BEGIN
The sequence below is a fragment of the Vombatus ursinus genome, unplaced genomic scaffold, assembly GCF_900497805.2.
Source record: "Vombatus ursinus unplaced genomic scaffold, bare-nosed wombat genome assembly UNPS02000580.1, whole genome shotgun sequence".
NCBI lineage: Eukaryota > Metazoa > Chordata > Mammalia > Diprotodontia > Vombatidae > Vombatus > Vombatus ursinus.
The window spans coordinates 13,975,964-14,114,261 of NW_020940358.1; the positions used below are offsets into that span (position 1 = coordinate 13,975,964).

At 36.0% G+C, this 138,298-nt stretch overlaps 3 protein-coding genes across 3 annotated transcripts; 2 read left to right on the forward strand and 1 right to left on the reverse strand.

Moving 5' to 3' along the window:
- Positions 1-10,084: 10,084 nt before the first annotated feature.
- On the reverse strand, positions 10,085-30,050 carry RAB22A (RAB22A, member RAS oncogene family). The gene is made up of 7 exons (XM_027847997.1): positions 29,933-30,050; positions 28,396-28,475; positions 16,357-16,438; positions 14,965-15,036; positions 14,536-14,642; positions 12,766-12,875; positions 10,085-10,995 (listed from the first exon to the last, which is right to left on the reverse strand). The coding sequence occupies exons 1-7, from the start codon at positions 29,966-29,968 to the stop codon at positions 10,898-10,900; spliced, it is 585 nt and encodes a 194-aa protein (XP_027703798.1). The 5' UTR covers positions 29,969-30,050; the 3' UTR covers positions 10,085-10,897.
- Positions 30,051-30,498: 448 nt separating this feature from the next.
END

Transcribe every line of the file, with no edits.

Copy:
The sequence below is a fragment of the Vombatus ursinus genome, unplaced genomic scaffold, assembly GCF_900497805.2.
Source record: "Vombatus ursinus unplaced genomic scaffold, bare-nosed wombat genome assembly UNPS02000580.1, whole genome shotgun sequence".
NCBI lineage: Eukaryota > Metazoa > Chordata > Mammalia > Diprotodontia > Vombatidae > Vombatus > Vombatus ursinus.
The window spans coordinates 13,975,964-14,114,261 of NW_020940358.1; the positions used below are offsets into that span (position 1 = coordinate 13,975,964).

At 36.0% G+C, this 138,298-nt stretch overlaps 3 protein-coding genes across 3 annotated transcripts; 2 read left to right on the forward strand and 1 right to left on the reverse strand.

Moving 5' to 3' along the window:
- Positions 1-10,084: 10,084 nt before the first annotated feature.
- On the reverse strand, positions 10,085-30,050 carry RAB22A (RAB22A, member RAS oncogene family). The gene is made up of 7 exons (XM_027847997.1): positions 29,933-30,050; positions 28,396-28,475; positions 16,357-16,438; positions 14,965-15,036; positions 14,536-14,642; positions 12,766-12,875; positions 10,085-10,995 (listed from the first exon to the last, which is right to left on the reverse strand). The coding sequence occupies exons 1-7, from the start codon at positions 29,966-29,968 to the stop codon at positions 10,898-10,900; spliced, it is 585 nt and encodes a 194-aa protein (XP_027703798.1). The 5' UTR covers positions 29,969-30,050; the 3' UTR covers positions 10,085-10,897.
- Positions 30,051-30,498: 448 nt separating this feature from the next.